Branding, as any novice owner will tell you, is crucial to the survival and profitability of any brand, but what many brand managers don’t know is that it involves far more than just a logo and a tagline. A strong brand is the result of a series of processes, some internal and others external to the brand itself. Brand managers must understand and exploit these internal and external processes in order to achieve maximum return on investment and create long-term sustainability.
A brand manager’s job is multifaceted. On the one hand, he or she must ensure that the company’s vision is communicated clearly and consistently to customers, partners, and employees. This includes making sure that the message is understood and acted upon by employees, and building brand loyalty by ensuring that customer loyalty develops and is maintained. Brand managers also need to be highly skilled at identifying opportunities to connect with customers and drive sales. The overall performance and success of any brand depend upon its ability to attract, engage, and convert new and existing customers into purchasing customers.
Brand managers have a key role in today’s business environment, and the job is a complicated one, comprising several intricate elements. Branding, in essence, encompasses all facets of brand creation: design, development, promotion, sales, distribution, financial perspective, and public relations. Ideally, a brand manager should be able to manage all of these processes in addition to maintaining effective communication with existing and potential clients. Here are some examples of brand manager duties.
Creating a consistent brand image can be challenging for brand managers at any level. It starts with an accurate assessment of the company’s current market position and competitive landscape. Analysts conduct demographic research to determine consumer behavior patterns. They then generate a comprehensive demographic report detailing characteristics of customers in various geographic locations and product categories. The report is then delivered to the higher management to help them fine tune their marketing programs to better match a target’s objectives.
Once a detailed demographic analysis has been conducted and demographic details are known, brand standards must be established. This includes brand standards for each individual product category and each geographic location. This brand standard is then translated into specific guidelines for creating a consistent brand image. These guidelines include what colors and materials should be used for each location, how and where information should be presented, how ads should appear and where they should be displayed, how websites should be designed, what advertising media should be employed and how they should be presented, how customer service should be promoted and how it should be communicated, etc. In short, brand standards help ensure that each and every site, product, or service has a uniform appearance that is consistent with the rest of the brand. Consistent brand standards help create a level of trust and loyalty between consumers and businesses.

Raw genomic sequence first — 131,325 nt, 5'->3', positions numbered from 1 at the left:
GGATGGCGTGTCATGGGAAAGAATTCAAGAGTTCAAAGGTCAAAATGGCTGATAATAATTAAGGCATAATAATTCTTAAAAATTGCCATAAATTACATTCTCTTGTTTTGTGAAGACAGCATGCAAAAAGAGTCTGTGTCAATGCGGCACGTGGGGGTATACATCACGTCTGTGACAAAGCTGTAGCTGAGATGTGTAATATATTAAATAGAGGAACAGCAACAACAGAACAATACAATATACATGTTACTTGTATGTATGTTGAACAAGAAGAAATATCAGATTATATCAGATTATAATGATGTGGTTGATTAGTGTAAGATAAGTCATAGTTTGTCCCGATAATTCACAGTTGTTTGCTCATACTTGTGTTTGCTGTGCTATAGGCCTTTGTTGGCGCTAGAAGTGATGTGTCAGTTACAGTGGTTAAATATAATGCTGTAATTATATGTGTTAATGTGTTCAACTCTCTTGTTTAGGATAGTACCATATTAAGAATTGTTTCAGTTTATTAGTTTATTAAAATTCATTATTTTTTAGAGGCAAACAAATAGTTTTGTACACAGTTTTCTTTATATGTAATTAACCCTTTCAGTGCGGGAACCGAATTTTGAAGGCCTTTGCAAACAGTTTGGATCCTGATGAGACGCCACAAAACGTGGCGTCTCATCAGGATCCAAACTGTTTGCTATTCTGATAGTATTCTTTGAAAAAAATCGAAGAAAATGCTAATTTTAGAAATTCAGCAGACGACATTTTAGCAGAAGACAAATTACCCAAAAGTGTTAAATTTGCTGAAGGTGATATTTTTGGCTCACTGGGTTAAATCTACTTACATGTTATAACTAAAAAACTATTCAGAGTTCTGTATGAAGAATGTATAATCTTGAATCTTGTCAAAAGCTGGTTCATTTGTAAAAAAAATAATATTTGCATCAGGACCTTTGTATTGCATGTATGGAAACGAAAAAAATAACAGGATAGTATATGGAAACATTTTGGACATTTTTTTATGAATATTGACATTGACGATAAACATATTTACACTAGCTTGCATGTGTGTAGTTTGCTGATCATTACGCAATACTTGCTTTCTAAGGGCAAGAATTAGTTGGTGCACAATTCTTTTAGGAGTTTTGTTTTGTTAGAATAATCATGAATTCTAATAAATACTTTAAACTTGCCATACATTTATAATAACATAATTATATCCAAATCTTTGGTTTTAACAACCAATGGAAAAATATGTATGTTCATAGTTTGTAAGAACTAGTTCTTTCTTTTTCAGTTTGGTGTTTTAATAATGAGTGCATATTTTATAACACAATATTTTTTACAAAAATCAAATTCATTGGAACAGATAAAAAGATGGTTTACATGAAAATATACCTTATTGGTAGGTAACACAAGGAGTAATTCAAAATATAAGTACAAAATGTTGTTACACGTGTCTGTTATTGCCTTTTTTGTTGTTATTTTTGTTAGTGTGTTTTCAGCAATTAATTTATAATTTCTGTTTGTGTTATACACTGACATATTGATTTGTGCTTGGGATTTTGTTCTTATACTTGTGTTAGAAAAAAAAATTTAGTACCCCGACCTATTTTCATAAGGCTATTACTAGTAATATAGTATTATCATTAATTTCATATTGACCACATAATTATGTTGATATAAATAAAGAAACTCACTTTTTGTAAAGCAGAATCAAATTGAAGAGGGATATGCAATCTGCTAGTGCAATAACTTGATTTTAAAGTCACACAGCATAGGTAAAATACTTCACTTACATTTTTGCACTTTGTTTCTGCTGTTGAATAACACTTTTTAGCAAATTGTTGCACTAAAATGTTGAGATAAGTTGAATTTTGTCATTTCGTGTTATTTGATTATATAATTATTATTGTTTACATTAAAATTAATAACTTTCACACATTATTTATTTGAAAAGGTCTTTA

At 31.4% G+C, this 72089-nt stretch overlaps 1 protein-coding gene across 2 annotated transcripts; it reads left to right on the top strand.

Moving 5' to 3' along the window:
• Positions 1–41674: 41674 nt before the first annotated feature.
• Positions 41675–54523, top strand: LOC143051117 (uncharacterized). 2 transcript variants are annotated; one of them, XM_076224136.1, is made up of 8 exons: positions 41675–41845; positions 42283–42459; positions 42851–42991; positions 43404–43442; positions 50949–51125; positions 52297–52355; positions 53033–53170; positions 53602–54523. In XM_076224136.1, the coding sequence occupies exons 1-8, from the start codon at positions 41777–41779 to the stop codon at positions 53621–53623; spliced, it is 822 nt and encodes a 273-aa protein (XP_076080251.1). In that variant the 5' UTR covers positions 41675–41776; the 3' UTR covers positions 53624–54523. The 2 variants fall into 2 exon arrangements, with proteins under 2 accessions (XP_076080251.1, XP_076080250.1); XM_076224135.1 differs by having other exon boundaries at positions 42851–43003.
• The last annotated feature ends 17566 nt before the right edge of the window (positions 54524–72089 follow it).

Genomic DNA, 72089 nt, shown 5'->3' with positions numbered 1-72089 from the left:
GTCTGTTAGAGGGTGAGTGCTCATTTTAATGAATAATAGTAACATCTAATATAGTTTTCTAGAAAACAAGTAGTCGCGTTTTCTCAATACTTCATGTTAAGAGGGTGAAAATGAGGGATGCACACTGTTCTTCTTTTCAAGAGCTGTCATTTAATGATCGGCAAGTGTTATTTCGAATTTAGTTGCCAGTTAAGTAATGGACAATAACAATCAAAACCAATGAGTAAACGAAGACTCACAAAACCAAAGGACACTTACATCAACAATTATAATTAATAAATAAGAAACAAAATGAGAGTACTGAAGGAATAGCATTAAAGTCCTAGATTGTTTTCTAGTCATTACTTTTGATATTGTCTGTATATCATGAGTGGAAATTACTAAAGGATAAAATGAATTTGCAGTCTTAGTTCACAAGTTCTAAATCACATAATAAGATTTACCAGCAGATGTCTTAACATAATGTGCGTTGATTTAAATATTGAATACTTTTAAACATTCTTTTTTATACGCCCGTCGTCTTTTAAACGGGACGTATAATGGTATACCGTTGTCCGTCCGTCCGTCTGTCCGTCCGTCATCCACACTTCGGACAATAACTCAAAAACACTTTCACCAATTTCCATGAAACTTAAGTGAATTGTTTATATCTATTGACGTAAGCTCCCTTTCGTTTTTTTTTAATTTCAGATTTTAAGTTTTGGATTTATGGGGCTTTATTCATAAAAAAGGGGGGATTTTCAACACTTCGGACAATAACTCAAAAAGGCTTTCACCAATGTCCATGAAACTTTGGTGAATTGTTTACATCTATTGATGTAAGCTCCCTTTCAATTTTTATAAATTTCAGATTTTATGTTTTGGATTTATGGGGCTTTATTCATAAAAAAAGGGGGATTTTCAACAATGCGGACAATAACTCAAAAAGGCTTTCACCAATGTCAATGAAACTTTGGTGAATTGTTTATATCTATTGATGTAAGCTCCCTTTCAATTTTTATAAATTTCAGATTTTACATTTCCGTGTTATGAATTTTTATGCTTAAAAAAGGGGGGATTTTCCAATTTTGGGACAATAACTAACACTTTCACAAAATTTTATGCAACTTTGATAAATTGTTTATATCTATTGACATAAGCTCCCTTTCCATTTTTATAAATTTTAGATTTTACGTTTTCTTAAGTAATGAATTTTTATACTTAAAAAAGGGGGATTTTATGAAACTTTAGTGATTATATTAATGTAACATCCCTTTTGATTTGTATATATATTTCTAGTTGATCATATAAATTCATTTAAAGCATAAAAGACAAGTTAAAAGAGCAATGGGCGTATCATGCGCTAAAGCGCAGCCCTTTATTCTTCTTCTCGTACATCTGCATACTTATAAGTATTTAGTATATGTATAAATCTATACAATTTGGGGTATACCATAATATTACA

Brand manager advantages also include the ability to make more informed decisions regarding the direction of the company. For example, a brand manager that is based in Europe may find that an outbreak of flu in an area in Asia that is a brand manager’s turf would cause him/her to re-evaluate the priorities of their product offerings. Ultimately, making informed decisions can have a profound effect on company growth. Ultimately, a brand manager’s decisions are based on their understanding of the company’s current market, their brand manager strategy, their own experience, education and insight, etc. Each of these perspectives are invaluable and cannot be ignored.
Finally, brand management involves a collaboration between marketers and developers of a website or product. Sometimes this collaboration results in brand management software solutions, sometimes it does not. Either way, the collaboration leads to greater efficiency and cost reduction because of increased communication between the parties. It also results in better quality products and services because the right developers are working on the right products, on the right platforms, with the right content, at the right time. More importantly, because everyone has the same vision, everyone can work together as a team to create the best products on the market for their target audience.
If you are looking for a career change that brings with it a great deal of opportunity, then considering brand manager roles may be right for you. The advertising age is changing and with it the way in which we view ourselves as consumers. As more brands are becoming aware of this change and develop a strategy to work with customers, the role of the brand manager becomes even more important. A brand manager’s job is to guide those efforts.